PrologueWhat we are doing, and why we're doing it!
We had a blow out on the driver side rear outside tire on I-40 between Memphis and Nashville. The whole family turned out to help with changing the tire. Replacing a 100 pound tire on a 12,000 motorhome is no small task, especially on the scorching asphalt of the Interstate's shoulder. We made quick work of it though, and proceeded to an RV park in Nashville adjoining a RV lot.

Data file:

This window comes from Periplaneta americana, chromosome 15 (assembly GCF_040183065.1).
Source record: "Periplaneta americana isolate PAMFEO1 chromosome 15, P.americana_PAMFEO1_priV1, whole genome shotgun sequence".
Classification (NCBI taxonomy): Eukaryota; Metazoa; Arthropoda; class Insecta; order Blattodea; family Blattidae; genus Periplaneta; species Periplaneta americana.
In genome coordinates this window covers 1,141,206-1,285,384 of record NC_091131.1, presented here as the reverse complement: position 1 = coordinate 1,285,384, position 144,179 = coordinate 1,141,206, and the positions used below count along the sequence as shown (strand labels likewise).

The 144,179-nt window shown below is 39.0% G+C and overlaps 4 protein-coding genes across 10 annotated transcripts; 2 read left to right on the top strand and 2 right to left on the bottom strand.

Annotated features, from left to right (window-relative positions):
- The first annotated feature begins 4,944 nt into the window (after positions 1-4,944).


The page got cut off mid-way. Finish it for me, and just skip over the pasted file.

A blown tire can be a much more dramatic event on a motorhome than it usually is in a car. The tires are 10 plies of woven steel instead of the usual 3 or 4 of polyester. Unlike a car, storages tanks, plumbing, and wiring surround the wheel well in a motorhome. The heavy remains of an exploded tire hammers at whatever is nearby until the coach is brought to a halt - which we did do very quickly. Sometimes the pounding does no damage. Other times it can wreak enough damage to make the vehicle a total loss (this happened to a friend). The bad news in this case was evidenced by a clear view of the underside of kitchen cabinets, plumbing, and wiring from beneath the coach. The front half of the plastic wheel well liner was smashed and thrown forward underneath the dinette seat. Worse still was the long crack in the bottom of the 'black water' tank (which holds sewage). The only saving grace was that the black water tank was empty, so it wasn't leaking on us while we changed the tire.